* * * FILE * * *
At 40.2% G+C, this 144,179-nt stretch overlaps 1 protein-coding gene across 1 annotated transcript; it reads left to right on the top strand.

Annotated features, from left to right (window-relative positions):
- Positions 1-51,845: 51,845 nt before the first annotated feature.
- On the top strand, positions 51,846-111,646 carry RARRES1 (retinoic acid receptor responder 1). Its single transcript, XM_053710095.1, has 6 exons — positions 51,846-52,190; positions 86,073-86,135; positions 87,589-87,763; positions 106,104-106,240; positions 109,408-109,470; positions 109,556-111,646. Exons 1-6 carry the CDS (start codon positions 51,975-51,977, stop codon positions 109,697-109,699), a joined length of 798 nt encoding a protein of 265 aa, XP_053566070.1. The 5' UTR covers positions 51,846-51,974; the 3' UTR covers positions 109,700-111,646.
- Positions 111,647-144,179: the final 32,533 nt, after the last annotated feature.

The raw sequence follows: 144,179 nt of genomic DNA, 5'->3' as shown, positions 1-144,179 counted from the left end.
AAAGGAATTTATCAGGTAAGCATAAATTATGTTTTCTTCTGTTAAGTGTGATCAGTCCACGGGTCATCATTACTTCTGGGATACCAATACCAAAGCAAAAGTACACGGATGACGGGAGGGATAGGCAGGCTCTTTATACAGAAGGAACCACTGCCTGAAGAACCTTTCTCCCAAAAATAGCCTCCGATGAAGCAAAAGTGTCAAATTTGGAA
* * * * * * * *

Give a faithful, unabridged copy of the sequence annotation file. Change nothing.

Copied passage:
At 40.2% G+C, this 144,179-nt stretch overlaps 1 protein-coding gene across 1 annotated transcript; it reads left to right on the top strand.

Annotated features, from left to right (window-relative positions):
- Positions 1-51,845: 51,845 nt before the first annotated feature.
- On the top strand, positions 51,846-111,646 carry RARRES1 (retinoic acid receptor responder 1). Its single transcript, XM_053710095.1, has 6 exons — positions 51,846-52,190; positions 86,073-86,135; positions 87,589-87,763; positions 106,104-106,240; positions 109,408-109,470; positions 109,556-111,646. Exons 1-6 carry the CDS (start codon positions 51,975-51,977, stop codon positions 109,697-109,699), a joined length of 798 nt encoding a protein of 265 aa, XP_053566070.1. The 5' UTR covers positions 51,846-51,974; the 3' UTR covers positions 109,700-111,646.
- Positions 111,647-144,179: the final 32,533 nt, after the last annotated feature.

The raw sequence follows: 144,179 nt of genomic DNA, 5'->3' as shown, positions 1-144,179 counted from the left end.
AAAGGAATTTATCAGGTAAGCATAAATTATGTTTTCTTCTGTTAAGTGTGATCAGTCCACGGGTCATCATTACTTCTGGGATACCAATACCAAAGCAAAAGTACACGGATGACGGGAGGGATAGGCAGGCTCTTTATACAGAAGGAACCACTGCCTGAAGAACCTTTCTCCCAAAAATAGCCTCCGATGAAGCAAAAGTGTCAAATTTGGAA